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Illescas

Help keep safe the last penguins of Northern Peru

Illescas is a remarkable biodiversity hotspot:

The largest population of Andean Condor in Peru with around 35 birds, Red Legged Cormorants around 40 breeding pairs, Humbolts Penguins with around 60 in the most northern colony of this species, Peruvian pelicans, Blue-footed booby, Guanay cormorant, Turkey and Black Vultures and the most elegant Chilean Flamingo and many more . A huge resident colony of over 3000 sea lions and the only place in the world that  Sechuran foxes all are found.

This is one of the last havens for Peruvian coastal birds, which have been very reduced in other places because of humans. The high cliffs hold a great number and variety of marine birds, among them Pelicans, Cormorants, Piqueros, Gulls, Terns and Blue footed Boobies.

The area is frequented by numerous species of birds and marine or terrestrial mammals. In the  water, whales, Galapagos seals, dolphins and great number of sea lions can be found resting between rocks. The desert area is also home to the Burrowing owl, Miner birds, Turkey Vultures, Black Vulture, Sechuran fox, Small lizards, Saltojo and several reptiles including the Coral snake.

The Illescas mountain range and its beaches, on the west coast of Peru, lie on the edge of the Sechura desert, a vast ecosystem of 70,000 hectares, 45,000 are the property of the Navy of Peru, with the rest belonging to the Local Community of Sechura. The area is made up of a succession of bays with beaches of sand and rocky ends with high precipices (40 meters high). Because of the natural terrain – the ocean to the north, mountain range of 30km long and 15km wide, with peak altitudes of 485 meters to the east; and desert 2-5km wide to the south – access is very difficult, which makes the area a safe haven for the numerous wild species found there.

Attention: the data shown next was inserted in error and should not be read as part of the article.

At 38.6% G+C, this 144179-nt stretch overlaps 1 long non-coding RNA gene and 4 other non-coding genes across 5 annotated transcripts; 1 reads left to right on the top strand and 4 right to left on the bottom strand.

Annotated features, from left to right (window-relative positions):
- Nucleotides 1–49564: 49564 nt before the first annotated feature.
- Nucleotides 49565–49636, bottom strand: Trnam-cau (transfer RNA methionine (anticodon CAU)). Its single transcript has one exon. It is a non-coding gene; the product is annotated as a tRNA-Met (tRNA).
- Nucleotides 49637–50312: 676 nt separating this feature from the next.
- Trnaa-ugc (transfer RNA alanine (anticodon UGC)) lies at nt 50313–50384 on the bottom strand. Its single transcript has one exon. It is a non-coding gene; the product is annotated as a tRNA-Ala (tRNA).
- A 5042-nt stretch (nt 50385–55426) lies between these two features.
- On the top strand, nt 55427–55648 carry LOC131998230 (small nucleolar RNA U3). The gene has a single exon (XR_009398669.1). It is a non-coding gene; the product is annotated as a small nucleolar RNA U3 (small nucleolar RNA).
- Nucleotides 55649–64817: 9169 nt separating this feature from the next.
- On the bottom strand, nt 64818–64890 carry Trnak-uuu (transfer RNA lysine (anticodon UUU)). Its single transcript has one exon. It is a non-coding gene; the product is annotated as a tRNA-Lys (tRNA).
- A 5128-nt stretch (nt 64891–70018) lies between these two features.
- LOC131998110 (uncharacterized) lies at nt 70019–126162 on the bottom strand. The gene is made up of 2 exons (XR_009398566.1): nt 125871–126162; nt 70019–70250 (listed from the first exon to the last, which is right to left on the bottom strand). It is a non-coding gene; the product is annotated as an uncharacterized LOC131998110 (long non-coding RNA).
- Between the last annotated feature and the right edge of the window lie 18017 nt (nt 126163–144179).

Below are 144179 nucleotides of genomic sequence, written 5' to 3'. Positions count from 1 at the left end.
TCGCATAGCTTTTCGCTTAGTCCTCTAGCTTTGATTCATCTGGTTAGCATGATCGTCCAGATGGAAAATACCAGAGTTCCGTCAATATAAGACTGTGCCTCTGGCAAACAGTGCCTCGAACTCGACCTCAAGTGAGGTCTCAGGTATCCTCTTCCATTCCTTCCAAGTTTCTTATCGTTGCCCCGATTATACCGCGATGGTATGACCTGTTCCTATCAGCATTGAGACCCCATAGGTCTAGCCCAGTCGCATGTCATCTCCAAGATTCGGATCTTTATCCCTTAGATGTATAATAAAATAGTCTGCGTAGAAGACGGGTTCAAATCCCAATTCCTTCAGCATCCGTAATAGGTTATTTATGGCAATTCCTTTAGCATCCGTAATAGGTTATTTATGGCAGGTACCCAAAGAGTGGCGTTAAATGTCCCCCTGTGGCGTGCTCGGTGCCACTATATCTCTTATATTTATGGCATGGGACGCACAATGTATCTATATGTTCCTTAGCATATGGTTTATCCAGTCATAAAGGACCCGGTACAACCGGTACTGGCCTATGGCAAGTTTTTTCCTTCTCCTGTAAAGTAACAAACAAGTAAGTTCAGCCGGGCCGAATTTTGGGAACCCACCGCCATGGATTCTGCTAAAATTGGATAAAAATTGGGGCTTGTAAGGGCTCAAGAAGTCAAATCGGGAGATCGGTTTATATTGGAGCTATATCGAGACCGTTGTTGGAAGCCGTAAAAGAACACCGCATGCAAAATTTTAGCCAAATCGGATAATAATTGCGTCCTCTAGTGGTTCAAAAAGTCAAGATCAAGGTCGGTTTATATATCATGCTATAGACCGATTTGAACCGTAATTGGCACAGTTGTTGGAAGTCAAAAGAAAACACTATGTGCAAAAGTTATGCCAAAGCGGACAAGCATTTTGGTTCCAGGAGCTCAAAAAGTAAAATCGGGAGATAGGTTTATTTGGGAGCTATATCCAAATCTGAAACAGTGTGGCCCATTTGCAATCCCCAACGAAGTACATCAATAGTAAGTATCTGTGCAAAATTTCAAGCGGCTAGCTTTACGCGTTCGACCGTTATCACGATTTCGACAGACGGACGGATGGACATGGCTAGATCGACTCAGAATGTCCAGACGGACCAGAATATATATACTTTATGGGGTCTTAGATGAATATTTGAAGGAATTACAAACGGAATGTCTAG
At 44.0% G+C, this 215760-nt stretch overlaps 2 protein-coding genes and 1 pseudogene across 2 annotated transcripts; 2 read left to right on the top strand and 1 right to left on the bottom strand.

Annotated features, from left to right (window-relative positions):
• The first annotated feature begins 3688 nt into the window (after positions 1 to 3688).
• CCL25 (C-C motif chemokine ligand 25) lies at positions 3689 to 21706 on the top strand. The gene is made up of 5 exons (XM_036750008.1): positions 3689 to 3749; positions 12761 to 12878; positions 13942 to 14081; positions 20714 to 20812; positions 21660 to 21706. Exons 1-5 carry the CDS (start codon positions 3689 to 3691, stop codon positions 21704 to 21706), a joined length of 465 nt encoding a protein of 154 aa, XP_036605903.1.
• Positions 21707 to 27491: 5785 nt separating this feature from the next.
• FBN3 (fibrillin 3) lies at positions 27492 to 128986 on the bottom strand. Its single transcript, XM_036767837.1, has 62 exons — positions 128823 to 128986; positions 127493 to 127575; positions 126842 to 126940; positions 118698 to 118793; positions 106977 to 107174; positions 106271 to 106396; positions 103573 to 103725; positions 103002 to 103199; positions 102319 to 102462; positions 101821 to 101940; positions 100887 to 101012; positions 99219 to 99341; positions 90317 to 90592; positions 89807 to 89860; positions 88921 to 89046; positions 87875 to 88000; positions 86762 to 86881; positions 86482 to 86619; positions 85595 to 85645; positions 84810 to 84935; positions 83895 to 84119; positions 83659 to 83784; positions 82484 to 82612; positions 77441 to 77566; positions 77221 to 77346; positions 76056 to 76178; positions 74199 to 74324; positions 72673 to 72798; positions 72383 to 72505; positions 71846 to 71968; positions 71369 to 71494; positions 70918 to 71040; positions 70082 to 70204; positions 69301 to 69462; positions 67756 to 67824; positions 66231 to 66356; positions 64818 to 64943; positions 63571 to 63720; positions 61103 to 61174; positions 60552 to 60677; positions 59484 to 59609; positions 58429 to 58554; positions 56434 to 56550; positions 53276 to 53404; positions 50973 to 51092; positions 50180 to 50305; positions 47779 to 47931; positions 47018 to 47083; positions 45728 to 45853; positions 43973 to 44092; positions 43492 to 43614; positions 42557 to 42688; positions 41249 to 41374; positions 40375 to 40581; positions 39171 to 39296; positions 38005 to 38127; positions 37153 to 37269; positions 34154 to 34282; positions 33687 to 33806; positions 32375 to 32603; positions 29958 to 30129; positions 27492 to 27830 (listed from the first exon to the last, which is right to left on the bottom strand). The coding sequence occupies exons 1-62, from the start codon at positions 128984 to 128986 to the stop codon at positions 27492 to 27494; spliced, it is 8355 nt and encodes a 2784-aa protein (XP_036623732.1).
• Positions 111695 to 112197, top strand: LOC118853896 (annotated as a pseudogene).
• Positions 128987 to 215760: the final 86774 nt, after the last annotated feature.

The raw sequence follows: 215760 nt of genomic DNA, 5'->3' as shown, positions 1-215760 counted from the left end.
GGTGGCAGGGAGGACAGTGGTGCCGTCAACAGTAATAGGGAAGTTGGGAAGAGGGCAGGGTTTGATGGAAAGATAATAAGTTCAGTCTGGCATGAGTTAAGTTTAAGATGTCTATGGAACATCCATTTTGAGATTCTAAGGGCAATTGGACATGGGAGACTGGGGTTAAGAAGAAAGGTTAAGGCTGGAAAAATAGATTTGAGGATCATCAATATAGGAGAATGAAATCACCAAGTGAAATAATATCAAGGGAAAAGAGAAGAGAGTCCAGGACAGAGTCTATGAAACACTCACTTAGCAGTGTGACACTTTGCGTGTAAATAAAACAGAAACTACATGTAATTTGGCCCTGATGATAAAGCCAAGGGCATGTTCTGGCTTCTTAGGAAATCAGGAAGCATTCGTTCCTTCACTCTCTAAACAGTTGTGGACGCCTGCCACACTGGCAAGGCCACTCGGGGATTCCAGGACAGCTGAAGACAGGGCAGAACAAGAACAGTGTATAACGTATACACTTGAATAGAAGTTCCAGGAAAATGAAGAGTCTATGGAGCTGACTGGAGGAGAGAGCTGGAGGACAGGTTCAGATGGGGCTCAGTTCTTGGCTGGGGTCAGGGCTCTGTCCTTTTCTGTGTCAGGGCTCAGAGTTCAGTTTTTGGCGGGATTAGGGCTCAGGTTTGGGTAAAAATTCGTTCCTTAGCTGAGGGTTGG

The Humboldt current from the Antarctic means the waters are very cold and very deep and full of fish. Local fishermen fish the seas daily their use of traditional fishing and local villagers who come to enjoy and observe the beauty of the site do not pose a massive threat to the hill and beach. It is the illegal fishing activities practiced which represent a true danger for the natural balance and contribute to the deterioration of the site.

Faced with these potential threats we have to react urgently to prevent the disappearance of an ecosystem and its unique flora and fauna.

Donate now and help keep safe the last penguins of Northern Peru. 

This quad bike is vital to patrol and keep safe the last group of Humboldt penguins in Northern Peru and the Condor nesting sites from illegal activities everyday of the year.

You will receive a printable certificate of thanks.